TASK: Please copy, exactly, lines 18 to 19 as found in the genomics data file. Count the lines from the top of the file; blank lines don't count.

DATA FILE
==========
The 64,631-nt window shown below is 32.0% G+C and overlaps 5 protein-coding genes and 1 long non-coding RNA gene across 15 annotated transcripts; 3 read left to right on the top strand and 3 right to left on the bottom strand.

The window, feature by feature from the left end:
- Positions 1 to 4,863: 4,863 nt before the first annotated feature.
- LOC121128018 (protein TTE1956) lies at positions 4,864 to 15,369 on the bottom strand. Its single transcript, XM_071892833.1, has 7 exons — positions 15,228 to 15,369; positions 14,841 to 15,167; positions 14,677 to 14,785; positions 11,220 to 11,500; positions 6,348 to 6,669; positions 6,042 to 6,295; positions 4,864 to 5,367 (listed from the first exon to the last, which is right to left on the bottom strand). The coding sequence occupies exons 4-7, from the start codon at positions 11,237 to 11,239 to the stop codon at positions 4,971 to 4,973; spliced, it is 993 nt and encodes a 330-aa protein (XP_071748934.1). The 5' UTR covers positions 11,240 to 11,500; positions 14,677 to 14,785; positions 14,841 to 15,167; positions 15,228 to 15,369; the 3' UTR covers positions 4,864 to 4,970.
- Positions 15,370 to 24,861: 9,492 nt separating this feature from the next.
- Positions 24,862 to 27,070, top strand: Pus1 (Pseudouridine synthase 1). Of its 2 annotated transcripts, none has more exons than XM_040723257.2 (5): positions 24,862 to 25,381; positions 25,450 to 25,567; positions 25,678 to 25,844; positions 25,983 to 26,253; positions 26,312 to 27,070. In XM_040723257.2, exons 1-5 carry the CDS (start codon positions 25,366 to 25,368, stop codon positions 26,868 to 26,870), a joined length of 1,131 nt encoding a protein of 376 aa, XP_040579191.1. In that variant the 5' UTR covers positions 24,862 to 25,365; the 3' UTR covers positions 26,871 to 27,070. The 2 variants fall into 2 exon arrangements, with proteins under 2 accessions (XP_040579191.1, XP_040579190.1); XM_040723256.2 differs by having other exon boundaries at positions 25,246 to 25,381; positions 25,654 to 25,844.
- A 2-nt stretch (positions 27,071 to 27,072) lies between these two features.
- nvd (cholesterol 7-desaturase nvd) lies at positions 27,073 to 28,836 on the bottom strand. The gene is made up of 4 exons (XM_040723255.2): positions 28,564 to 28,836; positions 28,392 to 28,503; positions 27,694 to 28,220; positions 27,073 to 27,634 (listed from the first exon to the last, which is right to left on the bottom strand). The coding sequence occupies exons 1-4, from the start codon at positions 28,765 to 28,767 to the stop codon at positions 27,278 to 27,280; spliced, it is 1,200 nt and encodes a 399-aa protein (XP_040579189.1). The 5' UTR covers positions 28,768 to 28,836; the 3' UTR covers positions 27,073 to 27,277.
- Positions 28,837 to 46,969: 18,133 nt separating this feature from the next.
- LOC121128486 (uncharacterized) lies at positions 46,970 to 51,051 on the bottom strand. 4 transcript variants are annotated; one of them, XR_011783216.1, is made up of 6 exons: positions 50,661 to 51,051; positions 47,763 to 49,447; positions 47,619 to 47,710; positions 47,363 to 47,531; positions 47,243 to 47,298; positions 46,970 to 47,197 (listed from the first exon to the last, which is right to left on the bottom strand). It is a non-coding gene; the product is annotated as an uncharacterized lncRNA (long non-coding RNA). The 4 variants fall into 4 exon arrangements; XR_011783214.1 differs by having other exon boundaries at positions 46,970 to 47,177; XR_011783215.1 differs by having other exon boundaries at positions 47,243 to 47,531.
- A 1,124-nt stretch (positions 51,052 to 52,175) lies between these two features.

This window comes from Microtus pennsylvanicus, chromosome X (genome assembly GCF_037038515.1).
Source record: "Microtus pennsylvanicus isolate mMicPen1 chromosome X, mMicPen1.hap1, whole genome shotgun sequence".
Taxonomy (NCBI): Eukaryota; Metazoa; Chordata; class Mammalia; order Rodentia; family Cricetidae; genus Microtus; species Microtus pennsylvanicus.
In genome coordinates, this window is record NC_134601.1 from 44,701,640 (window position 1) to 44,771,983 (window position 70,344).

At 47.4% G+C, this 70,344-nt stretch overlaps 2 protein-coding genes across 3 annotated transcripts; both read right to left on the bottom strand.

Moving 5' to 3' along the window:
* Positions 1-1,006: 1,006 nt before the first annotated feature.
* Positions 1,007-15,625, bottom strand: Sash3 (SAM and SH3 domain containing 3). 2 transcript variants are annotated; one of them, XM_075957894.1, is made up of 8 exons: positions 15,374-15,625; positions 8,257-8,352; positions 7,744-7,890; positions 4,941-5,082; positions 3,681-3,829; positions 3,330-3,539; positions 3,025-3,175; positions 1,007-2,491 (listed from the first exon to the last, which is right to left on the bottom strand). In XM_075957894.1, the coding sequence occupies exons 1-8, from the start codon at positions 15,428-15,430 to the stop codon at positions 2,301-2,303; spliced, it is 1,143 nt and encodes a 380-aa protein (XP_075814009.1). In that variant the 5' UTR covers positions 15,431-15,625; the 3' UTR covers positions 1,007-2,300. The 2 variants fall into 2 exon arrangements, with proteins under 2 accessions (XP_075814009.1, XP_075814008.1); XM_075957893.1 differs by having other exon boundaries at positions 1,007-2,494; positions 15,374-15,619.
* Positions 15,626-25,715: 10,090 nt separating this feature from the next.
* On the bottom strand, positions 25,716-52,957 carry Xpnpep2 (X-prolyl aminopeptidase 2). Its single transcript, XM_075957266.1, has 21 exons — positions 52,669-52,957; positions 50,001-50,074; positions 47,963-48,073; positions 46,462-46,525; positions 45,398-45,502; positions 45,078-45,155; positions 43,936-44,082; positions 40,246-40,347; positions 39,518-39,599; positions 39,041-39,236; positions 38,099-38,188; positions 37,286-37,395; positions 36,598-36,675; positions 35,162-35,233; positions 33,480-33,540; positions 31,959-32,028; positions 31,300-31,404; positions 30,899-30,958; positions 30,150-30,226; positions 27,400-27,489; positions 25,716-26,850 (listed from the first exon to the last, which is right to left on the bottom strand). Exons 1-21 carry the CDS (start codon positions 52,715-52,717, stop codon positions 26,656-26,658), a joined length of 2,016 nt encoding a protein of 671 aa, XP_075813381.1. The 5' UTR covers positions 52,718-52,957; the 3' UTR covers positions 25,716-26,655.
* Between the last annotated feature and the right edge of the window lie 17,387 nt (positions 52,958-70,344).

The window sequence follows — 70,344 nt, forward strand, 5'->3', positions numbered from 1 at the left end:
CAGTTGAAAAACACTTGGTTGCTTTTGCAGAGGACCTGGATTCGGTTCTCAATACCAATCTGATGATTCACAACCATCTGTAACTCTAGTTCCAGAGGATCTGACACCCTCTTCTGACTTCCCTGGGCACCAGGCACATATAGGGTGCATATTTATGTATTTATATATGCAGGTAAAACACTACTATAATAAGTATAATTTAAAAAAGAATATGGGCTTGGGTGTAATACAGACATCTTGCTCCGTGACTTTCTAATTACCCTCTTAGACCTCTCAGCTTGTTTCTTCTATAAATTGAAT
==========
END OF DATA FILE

* Positions 1-1,006: 1,006 nt before the first annotated feature.
* Positions 1,007-15,625, bottom strand: Sash3 (SAM and SH3 domain containing 3). 2 transcript variants are annotated; one of them, XM_075957894.1, is made up of 8 exons: positions 15,374-15,625; positions 8,257-8,352; positions 7,744-7,890; positions 4,941-5,082; positions 3,681-3,829; positions 3,330-3,539; positions 3,025-3,175; positions 1,007-2,491 (listed from the first exon to the last, which is right to left on the bottom strand). In XM_075957894.1, the coding sequence occupies exons 1-8, from the start codon at positions 15,428-15,430 to the stop codon at positions 2,301-2,303; spliced, it is 1,143 nt and encodes a 380-aa protein (XP_075814009.1). In that variant the 5' UTR covers positions 15,431-15,625; the 3' UTR covers positions 1,007-2,300. The 2 variants fall into 2 exon arrangements, with proteins under 2 accessions (XP_075814009.1, XP_075814008.1); XM_075957893.1 differs by having other exon boundaries at positions 1,007-2,494; positions 15,374-15,619.